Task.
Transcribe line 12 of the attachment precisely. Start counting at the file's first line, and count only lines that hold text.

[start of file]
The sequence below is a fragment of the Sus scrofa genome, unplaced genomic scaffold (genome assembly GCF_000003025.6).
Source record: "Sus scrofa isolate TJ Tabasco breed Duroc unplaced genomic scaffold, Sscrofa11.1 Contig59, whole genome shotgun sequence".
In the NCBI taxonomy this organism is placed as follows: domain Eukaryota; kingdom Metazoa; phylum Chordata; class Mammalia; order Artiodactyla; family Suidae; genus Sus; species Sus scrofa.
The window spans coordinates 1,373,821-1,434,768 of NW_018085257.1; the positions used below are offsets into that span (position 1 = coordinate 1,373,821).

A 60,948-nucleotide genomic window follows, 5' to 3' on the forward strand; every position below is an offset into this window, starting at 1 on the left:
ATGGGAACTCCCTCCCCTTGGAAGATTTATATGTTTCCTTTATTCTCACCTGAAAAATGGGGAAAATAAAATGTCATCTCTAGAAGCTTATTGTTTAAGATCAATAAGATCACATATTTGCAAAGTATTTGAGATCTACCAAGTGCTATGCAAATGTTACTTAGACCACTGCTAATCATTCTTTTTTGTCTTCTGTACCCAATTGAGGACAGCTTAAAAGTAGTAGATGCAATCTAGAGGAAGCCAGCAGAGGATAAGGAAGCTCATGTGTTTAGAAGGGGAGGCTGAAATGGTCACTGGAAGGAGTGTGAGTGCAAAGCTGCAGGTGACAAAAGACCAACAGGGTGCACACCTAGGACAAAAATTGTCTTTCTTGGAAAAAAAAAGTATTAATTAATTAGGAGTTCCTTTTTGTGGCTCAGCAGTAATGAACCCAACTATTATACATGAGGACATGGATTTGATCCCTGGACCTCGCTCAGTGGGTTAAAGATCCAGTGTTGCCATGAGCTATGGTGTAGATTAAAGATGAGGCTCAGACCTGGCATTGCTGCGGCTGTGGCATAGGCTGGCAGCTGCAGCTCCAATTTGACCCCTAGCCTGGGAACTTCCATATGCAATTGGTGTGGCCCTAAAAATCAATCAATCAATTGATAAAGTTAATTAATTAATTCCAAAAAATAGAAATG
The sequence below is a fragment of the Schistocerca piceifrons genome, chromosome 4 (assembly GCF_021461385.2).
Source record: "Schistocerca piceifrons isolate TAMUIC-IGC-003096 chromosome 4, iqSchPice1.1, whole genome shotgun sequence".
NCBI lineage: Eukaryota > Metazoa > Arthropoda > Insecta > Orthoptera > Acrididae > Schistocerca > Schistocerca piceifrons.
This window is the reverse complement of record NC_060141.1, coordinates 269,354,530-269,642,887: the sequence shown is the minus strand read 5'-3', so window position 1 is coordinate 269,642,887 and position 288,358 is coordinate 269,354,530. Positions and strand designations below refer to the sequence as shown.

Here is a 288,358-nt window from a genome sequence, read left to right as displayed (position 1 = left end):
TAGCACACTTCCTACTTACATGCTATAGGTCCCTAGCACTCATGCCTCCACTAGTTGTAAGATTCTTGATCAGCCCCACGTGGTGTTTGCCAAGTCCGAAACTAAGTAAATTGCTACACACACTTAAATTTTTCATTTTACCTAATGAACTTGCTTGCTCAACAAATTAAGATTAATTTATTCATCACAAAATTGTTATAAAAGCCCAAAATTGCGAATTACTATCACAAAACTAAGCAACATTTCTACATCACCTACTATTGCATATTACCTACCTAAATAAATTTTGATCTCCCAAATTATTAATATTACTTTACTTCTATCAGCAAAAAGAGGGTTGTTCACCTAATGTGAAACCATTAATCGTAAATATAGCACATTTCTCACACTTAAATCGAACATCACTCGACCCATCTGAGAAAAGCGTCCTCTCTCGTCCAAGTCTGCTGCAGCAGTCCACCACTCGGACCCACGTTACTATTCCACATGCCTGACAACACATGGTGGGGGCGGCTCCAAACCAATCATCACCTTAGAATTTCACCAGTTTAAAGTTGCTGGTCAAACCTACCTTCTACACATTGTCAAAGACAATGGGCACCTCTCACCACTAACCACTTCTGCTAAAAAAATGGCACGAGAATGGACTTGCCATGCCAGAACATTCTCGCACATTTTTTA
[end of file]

TAGCACACTTCCTACTTACATGCTATAGGTCCCTAGCACTCATGCCTCCACTAGTTGTAAGATTCTTGATCAGCCCCACGTGGTGTTTGCCAAGTCCGAAACTAAGTAAATTGCTACACACACTTAAATTTTTCATTTTACCTAATGAACTTGCTTGCTCAACAAATTAAGATTAATTTATTCATCACAAAATTGTTATAAAAGCCCAAAATTGCGAATTACTATCACAAAACTAAGCAACATTTCTACATCACCTACTATTGCATATTACCTACCTAAATAAATTTTGATCTCCCAAATTATTAATATTACTTTACTTCTATCAGCAAAAAGAGGGTTGTTCACCTAATGTGAAACCATTAATCGTAAATATAGCACATTTCTCACACTTAAATCGAACATCACTCGACCCATCTGAGAAAAGCGTCCTCTCTCGTCCAAGTCTGCTGCAGCAGTCCACCACTCGGACCCACGTTACTATTCCACATGCCTGACAACACATGGTGGGGGCGGCTCCAAACCAATCATCACCTTAGAATTTCACCAGTTTAAAGTTGCTGGTCAAACCTACCTTCTACACATTGTCAAAGACAATGGGCACCTCTCACCACTAACCACTTCTGCTAAAAAAATGGCACGAGAATGGACTTGCCATGCCAGAACATTCTCGCACATTTTTTA